Six names have been added to a roll of more than 18,000 Kiwis killed in service in World War I.
The Defence Force today announced six additional names to be added to the New Zealand and Commonwealth War Graves Commission's official rolls of honour.
Chief of Defence Force Lieutenant General Tim Keating said the decision to include the servicemen was the result of ongoing research into personnel files carried out by NZDF historian John Crawford.
In most cases the military authorities at the time had acknowledged the men's deaths as a direct result of their service, but for "various reasons" did not include their names on the rolls of honour, Keating said.
"It is important that these soldiers are now formally recognised. They, like more than 18,000 of their countrymen, died as a result of their service to New Zealand in the First World War," he said.
The six soldiers are Private Arthur Joseph Best, Private David Falconer, Trooper Matthew Gallagher, Private Percy Hawken, Sapper Robert Arthur Hislop and Private Lester Edward Quintall.
The names have been forwarded to the Ministry for Culture and Heritage so they can be added to the National War Memorial Roll and to notify the commission.
Spokeswoman Jane Keig said the ministry would take over the care of the graves, making refurbishments where necessary.
Even though the men might already feature on various memorial plaques, this was different from being on a roll of honour, she said.
"The significance of this is that the [commission] will now look after the war graves in perpetuity, for ever and ever."
In some cases requests for acknowledgement came from the men's families, and in other cases the forgotten men "just turned up" as part of the heritage research programme, Keig said.
The NZDF and the ministry have organised a small service with Hislop's family at Waikumete cemetery on Tuesday to mark the centenary of his death. Hislop would also be recognised as the first New Zealand casualty during World War I.
There are 3478 New Zealand casualties of the two world wars commemorated in New Zealand at 433 sites.
This figure includes 570 casualties of both world wars with no known grave who are commemorated on the Auckland Memorial in Devonport and on provincial memorials in Auckland, Christchurch, Dunedin and Wellington.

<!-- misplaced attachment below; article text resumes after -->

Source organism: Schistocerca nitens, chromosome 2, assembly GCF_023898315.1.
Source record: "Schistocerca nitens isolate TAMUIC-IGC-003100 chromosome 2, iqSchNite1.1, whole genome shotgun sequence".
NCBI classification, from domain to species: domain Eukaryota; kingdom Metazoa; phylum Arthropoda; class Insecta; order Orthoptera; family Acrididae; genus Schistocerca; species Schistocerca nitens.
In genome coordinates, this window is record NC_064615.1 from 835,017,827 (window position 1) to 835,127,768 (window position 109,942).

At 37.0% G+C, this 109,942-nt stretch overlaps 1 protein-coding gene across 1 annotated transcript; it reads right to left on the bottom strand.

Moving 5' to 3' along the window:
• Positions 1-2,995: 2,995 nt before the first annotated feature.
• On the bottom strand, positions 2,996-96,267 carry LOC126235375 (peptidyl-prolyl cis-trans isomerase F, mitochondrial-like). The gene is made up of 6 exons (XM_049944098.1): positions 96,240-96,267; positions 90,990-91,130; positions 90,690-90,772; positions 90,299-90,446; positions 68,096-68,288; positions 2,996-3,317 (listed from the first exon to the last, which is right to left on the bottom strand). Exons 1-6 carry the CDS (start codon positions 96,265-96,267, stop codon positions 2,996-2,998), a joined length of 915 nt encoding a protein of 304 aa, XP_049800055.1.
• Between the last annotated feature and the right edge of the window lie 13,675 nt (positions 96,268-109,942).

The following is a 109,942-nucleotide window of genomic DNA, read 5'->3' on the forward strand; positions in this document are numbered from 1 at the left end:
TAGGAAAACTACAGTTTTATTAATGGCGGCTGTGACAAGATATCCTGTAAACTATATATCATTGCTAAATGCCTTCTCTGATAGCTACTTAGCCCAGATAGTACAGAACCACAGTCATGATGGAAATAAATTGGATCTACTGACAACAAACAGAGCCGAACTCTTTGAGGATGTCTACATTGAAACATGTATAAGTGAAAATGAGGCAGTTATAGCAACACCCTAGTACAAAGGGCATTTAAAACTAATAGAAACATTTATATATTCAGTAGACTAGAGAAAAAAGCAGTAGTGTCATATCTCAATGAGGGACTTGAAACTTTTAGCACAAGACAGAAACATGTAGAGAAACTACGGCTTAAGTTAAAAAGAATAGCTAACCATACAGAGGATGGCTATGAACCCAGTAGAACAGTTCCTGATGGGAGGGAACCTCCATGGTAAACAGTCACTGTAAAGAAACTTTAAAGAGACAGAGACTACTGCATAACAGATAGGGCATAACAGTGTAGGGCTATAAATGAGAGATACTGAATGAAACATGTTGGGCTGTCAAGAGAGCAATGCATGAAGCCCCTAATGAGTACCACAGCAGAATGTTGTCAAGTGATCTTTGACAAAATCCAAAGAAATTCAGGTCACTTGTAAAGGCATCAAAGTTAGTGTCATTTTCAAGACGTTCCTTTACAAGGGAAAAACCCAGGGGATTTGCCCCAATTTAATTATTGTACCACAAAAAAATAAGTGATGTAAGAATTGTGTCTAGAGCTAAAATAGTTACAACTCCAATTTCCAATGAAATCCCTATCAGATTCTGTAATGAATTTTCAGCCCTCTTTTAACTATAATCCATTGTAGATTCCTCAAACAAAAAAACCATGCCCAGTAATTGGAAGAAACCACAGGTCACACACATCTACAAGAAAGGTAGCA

- Private Arthur Joseph Best
Best joined the New Zealand Expeditionary Force on February 15, 1915. On August 8 that year while serving with the Wellington Infantry Battalion at Gallipoli he suffered severe gunshot wounds to the head and a forearm. On October 19, 1920, he fatally shot himself at his home in Kairanga, near Palmerston North. It is now accepted he suffered severe mental illness owing to his original head wound from Gallipoli. Because evidence strongly indicates his suicide was attributed to his war service, he is to be added to the appropriate rolls of honour.
- Private David Falconer
Falconer joined the NZEF on December 12, 1914. He served at Gallipoli with the Wellington Mounted Rifles, before transferring to the 2nd Battalion Wellington Infantry Regiment. In France on September 15, 1916, he suffered a serious gunshot wound to the head. On May 15, 1919, he fatally shot himself. Again, his suicide has been attributed to his injury sustained during service.
- Trooper Matthew Gallagher
Gallagher's name is already on the Prebbleton War Memorial, although he has not been acknowledged in the rolls of honour. Although there's no surviving personal file for Gallagher, it's assumed he joined the NZEF before August 16, 1914, and was mostly like one of the volunteers who poured into the mobilisation camp at Addington in Christchurch between August 12 and 16. He was initially enlisted into the Canterbury Infantry Battalion but late in August transferred to B Squadron of the Canterbury Mounted Rifles. On the evening of August 30 that year, he fell from the platform of a tram travelling from Cathedral Square to the mobilisation camp at Addington, hitting his head. He died from a serious head injury.
- Private Percy Hawken
Hawken joined the NZEF on August 13, 1914, and was posted to the Canterbury Infantry Battalion. While at Gallipoli on August 18, 1915, he was admitted to hospital with typhoid fever. He was invalided back to New Zealand, where he died of poliomyelitis at Motueka. Hawken's case has been reviewed by the War Pensions Claims Panel, which found that while polio and typhoid are different disease processes and not related, the risk factors for polio include immune deficiency and malnutrition. It's likely Hawken would have had an increased risk as a result of typhoid. His death is therefore considered attributable to his war service.
- Sapper Robert Arthur Hislop
On August 13, 1914, Hislop fell between sleepers of a bridge onto a roadway below. He suffered serious injuries and died in Auckland District Hospital on August 19 that year. Territorials killed under similar circumstances during World War II are included on the National War Memorial Second World War roll of honour, and it's been ruled that Hislop should also be added to the appropriate rolls of honour. This would make him the first member of the New Zealand Armed Forces to die as a result of service during World War I.
- Private Lester Edward Quintall
Quintall enlisted on December 30, 1914. He sailed for Egypt in February 1915. While serving at Gallipoli with the Auckland infantry he was twice admitted to hospital with influenza, and another time for dysentery. He returned to New Zealand in October 1915. He later died of tuberculosis on Norfolk Island on May 2, 1919. The few surviving references to his medical conditions make it clear he developed serious problems with his lungs while serving in the NZEF.